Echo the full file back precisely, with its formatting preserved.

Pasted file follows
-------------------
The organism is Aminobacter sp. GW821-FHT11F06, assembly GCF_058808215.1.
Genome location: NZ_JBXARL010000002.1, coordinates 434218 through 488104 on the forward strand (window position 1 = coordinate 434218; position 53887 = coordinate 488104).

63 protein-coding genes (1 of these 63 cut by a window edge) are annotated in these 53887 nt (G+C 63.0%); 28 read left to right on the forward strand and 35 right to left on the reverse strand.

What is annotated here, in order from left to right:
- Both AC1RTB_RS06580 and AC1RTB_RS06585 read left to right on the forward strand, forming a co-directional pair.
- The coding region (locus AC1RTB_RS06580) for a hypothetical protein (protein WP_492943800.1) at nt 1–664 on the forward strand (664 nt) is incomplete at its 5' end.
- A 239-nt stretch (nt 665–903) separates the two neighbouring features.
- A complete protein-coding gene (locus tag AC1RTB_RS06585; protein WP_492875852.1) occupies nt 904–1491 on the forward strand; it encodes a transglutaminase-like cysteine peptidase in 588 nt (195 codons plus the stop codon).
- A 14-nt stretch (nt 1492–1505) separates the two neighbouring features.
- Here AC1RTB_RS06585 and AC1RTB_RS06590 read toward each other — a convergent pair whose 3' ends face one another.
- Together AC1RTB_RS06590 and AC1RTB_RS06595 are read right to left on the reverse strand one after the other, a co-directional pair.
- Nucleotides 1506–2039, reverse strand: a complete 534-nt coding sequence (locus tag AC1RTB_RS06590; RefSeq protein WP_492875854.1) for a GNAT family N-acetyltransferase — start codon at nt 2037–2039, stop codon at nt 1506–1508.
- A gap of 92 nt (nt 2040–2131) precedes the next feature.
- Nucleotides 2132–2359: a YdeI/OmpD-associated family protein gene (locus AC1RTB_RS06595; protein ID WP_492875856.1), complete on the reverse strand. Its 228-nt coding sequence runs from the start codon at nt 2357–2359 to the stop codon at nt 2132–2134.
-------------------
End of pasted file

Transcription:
The organism is Aminobacter sp. GW821-FHT11F06, assembly GCF_058808215.1.
Genome location: NZ_JBXARL010000002.1, coordinates 434218 through 488104 on the forward strand (window position 1 = coordinate 434218; position 53887 = coordinate 488104).

63 protein-coding genes (1 of these 63 cut by a window edge) are annotated in these 53887 nt (G+C 63.0%); 28 read left to right on the forward strand and 35 right to left on the reverse strand.

What is annotated here, in order from left to right:
- Both AC1RTB_RS06580 and AC1RTB_RS06585 read left to right on the forward strand, forming a co-directional pair.
- The coding region (locus AC1RTB_RS06580) for a hypothetical protein (protein WP_492943800.1) at nt 1–664 on the forward strand (664 nt) is incomplete at its 5' end.
- A 239-nt stretch (nt 665–903) separates the two neighbouring features.
- A complete protein-coding gene (locus tag AC1RTB_RS06585; protein WP_492875852.1) occupies nt 904–1491 on the forward strand; it encodes a transglutaminase-like cysteine peptidase in 588 nt (195 codons plus the stop codon).
- A 14-nt stretch (nt 1492–1505) separates the two neighbouring features.
- Here AC1RTB_RS06585 and AC1RTB_RS06590 read toward each other — a convergent pair whose 3' ends face one another.
- Together AC1RTB_RS06590 and AC1RTB_RS06595 are read right to left on the reverse strand one after the other, a co-directional pair.
- Nucleotides 1506–2039, reverse strand: a complete 534-nt coding sequence (locus tag AC1RTB_RS06590; RefSeq protein WP_492875854.1) for a GNAT family N-acetyltransferase — start codon at nt 2037–2039, stop codon at nt 1506–1508.
- A gap of 92 nt (nt 2040–2131) precedes the next feature.
- Nucleotides 2132–2359: a YdeI/OmpD-associated family protein gene (locus AC1RTB_RS06595; protein ID WP_492875856.1), complete on the reverse strand. Its 228-nt coding sequence runs from the start codon at nt 2357–2359 to the stop codon at nt 2132–2134.